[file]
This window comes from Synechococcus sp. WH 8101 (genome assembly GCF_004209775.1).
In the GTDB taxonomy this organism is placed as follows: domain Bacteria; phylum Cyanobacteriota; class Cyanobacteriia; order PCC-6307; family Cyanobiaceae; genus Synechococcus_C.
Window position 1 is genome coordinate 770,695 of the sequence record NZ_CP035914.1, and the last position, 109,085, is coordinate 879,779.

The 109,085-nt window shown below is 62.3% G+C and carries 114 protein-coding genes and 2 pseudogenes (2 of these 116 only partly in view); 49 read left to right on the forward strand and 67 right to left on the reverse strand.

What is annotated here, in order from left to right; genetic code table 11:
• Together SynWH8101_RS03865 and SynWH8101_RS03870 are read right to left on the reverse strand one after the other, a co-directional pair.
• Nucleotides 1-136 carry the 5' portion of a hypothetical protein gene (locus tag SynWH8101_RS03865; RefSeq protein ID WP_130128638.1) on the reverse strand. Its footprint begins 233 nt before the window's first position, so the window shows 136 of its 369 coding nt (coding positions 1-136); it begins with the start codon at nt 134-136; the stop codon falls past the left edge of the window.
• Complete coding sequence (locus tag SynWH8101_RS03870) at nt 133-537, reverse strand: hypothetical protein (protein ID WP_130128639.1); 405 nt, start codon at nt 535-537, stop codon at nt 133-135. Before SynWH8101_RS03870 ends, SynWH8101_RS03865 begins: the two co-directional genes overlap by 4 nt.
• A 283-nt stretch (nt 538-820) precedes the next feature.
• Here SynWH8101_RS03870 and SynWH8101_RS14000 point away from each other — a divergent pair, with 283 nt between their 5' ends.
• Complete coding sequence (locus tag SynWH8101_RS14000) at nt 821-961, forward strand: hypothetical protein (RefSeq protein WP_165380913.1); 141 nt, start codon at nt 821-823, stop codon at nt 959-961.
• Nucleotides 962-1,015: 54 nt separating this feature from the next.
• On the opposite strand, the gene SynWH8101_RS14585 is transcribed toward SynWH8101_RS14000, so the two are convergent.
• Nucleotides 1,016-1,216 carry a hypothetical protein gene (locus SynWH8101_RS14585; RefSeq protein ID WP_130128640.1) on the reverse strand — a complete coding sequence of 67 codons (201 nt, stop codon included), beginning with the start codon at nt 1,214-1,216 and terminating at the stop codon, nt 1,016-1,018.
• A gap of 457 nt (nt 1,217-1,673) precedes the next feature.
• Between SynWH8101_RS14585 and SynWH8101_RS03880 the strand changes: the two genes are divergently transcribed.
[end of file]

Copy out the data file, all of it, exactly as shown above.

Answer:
This window comes from Synechococcus sp. WH 8101 (genome assembly GCF_004209775.1).
In the GTDB taxonomy this organism is placed as follows: domain Bacteria; phylum Cyanobacteriota; class Cyanobacteriia; order PCC-6307; family Cyanobiaceae; genus Synechococcus_C.
Window position 1 is genome coordinate 770,695 of the sequence record NZ_CP035914.1, and the last position, 109,085, is coordinate 879,779.

The 109,085-nt window shown below is 62.3% G+C and carries 114 protein-coding genes and 2 pseudogenes (2 of these 116 only partly in view); 49 read left to right on the forward strand and 67 right to left on the reverse strand.

What is annotated here, in order from left to right; genetic code table 11:
• Together SynWH8101_RS03865 and SynWH8101_RS03870 are read right to left on the reverse strand one after the other, a co-directional pair.
• Nucleotides 1-136 carry the 5' portion of a hypothetical protein gene (locus tag SynWH8101_RS03865; RefSeq protein ID WP_130128638.1) on the reverse strand. Its footprint begins 233 nt before the window's first position, so the window shows 136 of its 369 coding nt (coding positions 1-136); it begins with the start codon at nt 134-136; the stop codon falls past the left edge of the window.
• Complete coding sequence (locus tag SynWH8101_RS03870) at nt 133-537, reverse strand: hypothetical protein (protein ID WP_130128639.1); 405 nt, start codon at nt 535-537, stop codon at nt 133-135. Before SynWH8101_RS03870 ends, SynWH8101_RS03865 begins: the two co-directional genes overlap by 4 nt.
• A 283-nt stretch (nt 538-820) precedes the next feature.
• Here SynWH8101_RS03870 and SynWH8101_RS14000 point away from each other — a divergent pair, with 283 nt between their 5' ends.
• Complete coding sequence (locus tag SynWH8101_RS14000) at nt 821-961, forward strand: hypothetical protein (RefSeq protein WP_165380913.1); 141 nt, start codon at nt 821-823, stop codon at nt 959-961.
• Nucleotides 962-1,015: 54 nt separating this feature from the next.
• On the opposite strand, the gene SynWH8101_RS14585 is transcribed toward SynWH8101_RS14000, so the two are convergent.
• Nucleotides 1,016-1,216 carry a hypothetical protein gene (locus SynWH8101_RS14585; RefSeq protein ID WP_130128640.1) on the reverse strand — a complete coding sequence of 67 codons (201 nt, stop codon included), beginning with the start codon at nt 1,214-1,216 and terminating at the stop codon, nt 1,016-1,018.
• A gap of 457 nt (nt 1,217-1,673) precedes the next feature.
• Between SynWH8101_RS14585 and SynWH8101_RS03880 the strand changes: the two genes are divergently transcribed.